Oregon City commissioners unanimously voted "no confidence" in Mayor Dan Holladay after the city's two leading business groups testified at the commission's July 1 meeting.
Business owners have joined a wave of other community leaders in the past couple of weeks in supporting a formal recall petition against Holladay and urging him to resign to save the city the embarrassment and expense of a special election.
OC Chamber of Commerce Executive Director Victoria Meinig said this week that the chamber board voted to express its "serious concern" in Holladay's statements diminishing the struggles and experiences of people of color, thereby putting in jeopardy the chamber's mission to help foster a vibrant economy. Urging elected officials to take further action against the mayor, the chamber supported the City Commission's censure of Holladay and its investigation into the mayor's potential criminal violations.
"The mayor's recent actions have damaged the governmental and economic reputation of Oregon City to the detriment of our business community and economic development," Meinig said.
Downtown Oregon City Association President Zach Stokes said that the board unanimously voted to support the City Commission's resolution on inclusivity and racial justice, which was prompted during a June 7 emergency meeting by some of Holladay's comments.
"We are concerned for the long-lasting effects the city's perception regionally will have on all our citizens," Stokes said. "Practically speaking we have found that the current perception of our community in the region is negatively affecting our ability to fill vacant spaces in downtown."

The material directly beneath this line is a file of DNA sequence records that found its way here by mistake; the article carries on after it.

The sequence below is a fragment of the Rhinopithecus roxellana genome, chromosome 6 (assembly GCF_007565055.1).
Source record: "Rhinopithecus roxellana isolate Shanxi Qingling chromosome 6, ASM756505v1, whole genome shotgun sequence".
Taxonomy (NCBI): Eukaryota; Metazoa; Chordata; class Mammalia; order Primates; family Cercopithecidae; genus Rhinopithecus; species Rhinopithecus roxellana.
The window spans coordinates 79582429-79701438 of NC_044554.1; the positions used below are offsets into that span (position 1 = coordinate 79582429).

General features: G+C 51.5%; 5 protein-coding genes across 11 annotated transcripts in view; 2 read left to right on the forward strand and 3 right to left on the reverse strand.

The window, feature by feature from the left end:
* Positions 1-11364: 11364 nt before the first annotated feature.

Commission President Rachel Lyles Smith said that the city's censure of the mayor and investigation into his behavior stem from Holladay's repeated actions out of step with the community and other elected officials. Commissioners voted "no confidence" in Holladay because they could no longer trust him to represent the city.
"If anytime the mayor wanted to bring any of those policies to this commission, I would have happily had those conversations," Lyles Smith said. "We could have had those conversations as a body, and we could have made some policy decisions whether or not we wanted to send a letter to the governor."
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